I remembered that on birthday and Christmas, my mother wouldn't buy my Nanny a card or a present. My father bought her something and said it was from both of them and signed a card on behalf of both of them.

Most of all I remembered that when my Nanny was dying in hospital my mother never went to see her and later said "Well she didn't want me there and I didn't want to be there" and that my cunt of a mother actually believed that she'd treated my Nanny well saying as an epitaph "She was a lovely old woman and she did a hell of a lot of things for us...but we did a hell of a lot of things for her as well".

As I sat with my Nanny in my dream I looked at her and knew I was dreaming but all the things I'd never said were in my mind. She was the way I always wanted to remember her. Old but full of a love of life and full of smiles and sweetness.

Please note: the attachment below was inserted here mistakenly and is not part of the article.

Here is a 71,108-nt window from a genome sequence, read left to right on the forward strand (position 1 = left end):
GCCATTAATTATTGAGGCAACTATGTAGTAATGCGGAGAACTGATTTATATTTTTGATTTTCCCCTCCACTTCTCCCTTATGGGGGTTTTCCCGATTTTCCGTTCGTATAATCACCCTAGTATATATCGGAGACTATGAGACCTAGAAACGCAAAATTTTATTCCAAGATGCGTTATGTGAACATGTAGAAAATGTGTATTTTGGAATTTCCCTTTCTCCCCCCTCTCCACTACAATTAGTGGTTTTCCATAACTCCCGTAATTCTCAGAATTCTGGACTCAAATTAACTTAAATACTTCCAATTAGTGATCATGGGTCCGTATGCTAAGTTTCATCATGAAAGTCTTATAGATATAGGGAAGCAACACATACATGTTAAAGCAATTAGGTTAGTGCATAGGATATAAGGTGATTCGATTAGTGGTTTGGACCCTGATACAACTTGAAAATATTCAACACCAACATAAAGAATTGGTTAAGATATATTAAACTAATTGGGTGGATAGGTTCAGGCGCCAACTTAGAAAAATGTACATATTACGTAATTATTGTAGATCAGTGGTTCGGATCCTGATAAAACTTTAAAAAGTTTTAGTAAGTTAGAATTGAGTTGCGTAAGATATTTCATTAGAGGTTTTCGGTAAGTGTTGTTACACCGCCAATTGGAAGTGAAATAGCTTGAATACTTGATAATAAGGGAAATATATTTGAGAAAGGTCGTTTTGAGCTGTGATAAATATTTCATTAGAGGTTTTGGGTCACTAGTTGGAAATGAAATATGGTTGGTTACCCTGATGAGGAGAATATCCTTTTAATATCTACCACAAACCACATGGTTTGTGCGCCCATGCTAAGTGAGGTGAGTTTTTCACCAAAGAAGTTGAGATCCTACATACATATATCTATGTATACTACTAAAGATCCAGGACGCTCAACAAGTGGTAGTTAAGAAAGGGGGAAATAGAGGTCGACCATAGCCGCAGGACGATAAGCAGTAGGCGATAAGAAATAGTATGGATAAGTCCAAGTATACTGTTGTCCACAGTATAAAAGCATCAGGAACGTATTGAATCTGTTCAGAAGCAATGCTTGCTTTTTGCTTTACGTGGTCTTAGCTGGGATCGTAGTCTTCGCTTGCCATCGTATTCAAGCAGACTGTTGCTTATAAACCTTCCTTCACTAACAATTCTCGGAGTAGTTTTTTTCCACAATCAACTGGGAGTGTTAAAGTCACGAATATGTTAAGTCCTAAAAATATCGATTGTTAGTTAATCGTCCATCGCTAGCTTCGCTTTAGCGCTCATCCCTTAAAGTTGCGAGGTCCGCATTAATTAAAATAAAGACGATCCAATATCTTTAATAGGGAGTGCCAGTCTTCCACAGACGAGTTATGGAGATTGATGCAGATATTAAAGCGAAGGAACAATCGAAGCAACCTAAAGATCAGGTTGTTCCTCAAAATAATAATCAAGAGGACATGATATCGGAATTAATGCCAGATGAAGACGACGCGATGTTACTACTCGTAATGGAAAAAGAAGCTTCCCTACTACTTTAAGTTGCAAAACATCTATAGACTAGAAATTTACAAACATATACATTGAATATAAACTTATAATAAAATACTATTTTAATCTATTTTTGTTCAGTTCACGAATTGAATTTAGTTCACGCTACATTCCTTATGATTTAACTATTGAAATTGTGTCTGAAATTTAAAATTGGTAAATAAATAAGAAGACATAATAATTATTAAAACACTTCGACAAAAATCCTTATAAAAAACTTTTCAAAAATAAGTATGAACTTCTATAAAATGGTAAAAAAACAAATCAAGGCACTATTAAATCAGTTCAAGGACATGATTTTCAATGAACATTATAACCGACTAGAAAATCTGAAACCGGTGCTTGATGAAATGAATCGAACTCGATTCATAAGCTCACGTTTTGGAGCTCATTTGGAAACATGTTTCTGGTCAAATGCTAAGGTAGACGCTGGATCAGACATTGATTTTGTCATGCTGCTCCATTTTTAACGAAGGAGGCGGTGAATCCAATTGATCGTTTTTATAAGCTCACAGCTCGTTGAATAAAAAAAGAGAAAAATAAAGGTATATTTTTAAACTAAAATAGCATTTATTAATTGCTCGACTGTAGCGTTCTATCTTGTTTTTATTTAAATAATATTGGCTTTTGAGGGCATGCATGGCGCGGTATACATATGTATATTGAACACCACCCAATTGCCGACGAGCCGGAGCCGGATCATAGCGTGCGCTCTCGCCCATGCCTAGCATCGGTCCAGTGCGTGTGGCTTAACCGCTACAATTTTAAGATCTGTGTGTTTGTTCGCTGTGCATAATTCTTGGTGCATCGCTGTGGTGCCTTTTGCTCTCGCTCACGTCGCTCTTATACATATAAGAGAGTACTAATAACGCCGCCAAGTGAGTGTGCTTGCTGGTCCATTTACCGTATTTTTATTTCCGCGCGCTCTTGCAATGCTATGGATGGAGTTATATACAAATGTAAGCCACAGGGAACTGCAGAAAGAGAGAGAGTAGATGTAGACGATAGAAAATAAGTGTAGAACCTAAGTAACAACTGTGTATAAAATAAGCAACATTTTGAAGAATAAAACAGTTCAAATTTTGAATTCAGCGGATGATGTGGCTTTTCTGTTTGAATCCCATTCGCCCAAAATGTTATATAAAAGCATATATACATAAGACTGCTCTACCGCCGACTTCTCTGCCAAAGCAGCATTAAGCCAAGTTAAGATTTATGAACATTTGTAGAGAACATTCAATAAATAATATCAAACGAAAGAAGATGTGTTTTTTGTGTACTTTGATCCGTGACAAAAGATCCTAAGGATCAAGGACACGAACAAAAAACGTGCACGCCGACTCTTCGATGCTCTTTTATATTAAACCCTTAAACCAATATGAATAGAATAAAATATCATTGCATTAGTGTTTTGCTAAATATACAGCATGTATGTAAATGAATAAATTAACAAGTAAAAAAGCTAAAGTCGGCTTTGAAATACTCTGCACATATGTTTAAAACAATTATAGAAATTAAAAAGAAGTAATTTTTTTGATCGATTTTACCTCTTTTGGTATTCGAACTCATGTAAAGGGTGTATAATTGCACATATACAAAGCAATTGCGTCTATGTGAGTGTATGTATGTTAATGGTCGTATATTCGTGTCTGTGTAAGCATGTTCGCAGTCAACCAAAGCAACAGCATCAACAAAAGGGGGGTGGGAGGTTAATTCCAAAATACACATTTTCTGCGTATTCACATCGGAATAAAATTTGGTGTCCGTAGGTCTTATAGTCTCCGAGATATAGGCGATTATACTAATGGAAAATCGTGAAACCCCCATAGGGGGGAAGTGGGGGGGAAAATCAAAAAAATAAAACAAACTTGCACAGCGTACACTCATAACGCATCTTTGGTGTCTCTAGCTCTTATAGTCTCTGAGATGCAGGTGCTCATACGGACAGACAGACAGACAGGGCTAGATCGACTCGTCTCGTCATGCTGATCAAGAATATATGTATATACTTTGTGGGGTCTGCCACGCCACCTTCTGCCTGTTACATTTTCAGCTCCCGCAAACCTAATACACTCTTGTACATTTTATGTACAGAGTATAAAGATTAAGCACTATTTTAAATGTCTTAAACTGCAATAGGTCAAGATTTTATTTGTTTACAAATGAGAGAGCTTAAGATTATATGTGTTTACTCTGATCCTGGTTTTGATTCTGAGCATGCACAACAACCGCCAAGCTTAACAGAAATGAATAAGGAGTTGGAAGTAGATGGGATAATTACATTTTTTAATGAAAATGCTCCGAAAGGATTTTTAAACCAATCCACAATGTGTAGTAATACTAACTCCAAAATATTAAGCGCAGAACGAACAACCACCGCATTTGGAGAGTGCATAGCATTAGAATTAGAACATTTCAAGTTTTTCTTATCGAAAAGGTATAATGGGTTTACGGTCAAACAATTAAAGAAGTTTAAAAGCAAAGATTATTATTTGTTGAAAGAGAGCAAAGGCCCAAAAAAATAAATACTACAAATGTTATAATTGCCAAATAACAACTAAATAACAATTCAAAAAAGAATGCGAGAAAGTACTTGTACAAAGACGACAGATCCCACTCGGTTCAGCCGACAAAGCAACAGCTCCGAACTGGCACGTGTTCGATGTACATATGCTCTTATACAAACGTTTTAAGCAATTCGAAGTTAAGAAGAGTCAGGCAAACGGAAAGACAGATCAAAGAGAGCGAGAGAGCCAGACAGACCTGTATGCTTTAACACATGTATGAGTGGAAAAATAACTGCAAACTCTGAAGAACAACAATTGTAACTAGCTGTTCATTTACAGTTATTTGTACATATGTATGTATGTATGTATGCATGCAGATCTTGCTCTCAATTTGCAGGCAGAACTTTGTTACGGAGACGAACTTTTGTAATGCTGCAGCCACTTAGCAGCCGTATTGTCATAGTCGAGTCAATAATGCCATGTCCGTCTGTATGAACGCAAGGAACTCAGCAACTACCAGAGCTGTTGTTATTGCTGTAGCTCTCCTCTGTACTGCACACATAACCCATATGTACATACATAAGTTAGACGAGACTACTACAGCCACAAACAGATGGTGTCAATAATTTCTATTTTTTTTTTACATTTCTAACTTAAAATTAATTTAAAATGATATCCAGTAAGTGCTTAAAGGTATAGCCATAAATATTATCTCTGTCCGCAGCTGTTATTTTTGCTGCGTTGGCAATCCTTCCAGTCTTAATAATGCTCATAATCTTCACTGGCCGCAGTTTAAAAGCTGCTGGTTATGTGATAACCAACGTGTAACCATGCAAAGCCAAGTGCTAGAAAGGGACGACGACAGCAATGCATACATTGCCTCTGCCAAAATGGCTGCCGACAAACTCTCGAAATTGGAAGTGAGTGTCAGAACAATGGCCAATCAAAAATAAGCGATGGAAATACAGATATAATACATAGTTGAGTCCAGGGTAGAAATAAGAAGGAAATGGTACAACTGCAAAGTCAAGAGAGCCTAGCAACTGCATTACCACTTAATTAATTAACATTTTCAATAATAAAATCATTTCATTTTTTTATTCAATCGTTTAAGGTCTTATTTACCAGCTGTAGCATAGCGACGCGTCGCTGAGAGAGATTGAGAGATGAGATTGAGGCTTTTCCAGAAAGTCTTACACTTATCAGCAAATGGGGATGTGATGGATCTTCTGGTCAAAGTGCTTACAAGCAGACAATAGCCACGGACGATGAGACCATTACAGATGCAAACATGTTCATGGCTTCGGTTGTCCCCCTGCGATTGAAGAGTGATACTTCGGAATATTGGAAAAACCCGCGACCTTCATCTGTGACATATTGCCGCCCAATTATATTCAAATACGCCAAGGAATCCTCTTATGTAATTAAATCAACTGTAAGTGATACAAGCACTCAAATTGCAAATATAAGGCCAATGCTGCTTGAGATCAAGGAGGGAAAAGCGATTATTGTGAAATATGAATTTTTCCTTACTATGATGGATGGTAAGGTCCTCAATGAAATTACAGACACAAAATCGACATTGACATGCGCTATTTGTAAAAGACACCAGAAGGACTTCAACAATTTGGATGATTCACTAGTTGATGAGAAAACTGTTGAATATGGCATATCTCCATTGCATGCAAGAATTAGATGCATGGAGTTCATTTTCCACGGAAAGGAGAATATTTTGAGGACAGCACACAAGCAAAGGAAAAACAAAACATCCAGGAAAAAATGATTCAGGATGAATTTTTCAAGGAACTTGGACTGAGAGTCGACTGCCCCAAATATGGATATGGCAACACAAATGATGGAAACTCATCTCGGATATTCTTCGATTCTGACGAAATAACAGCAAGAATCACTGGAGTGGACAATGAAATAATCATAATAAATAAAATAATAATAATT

I started to cry and she put down the teapot and looked at me.

"Lance, what's wrong?" she asked, looking concerned.

"I'm sorry Nanny, I'm sorry I never stopped my mother from being so horrible to you. I'm sorry I didn't come and see you more often. I was weak and I let you get treated badly. I'm so sorry."

My Nanny smiled and took a handkerchief from her pocket, wiping my tears away and the she said:

"That time is over. You know this isn't really me. It's your guilt and your dream that brought us here. I am content and at peace now. Live your life and be happy. It wasn't your fault. You were a child and conditioned not to answer back."

I smiled at her and she smiled at me and then she faded away. 

I woke up in my bed, the sun rising, 6.10 in the morning. 

I'd always hoped I'd have that dream. And finally...I did.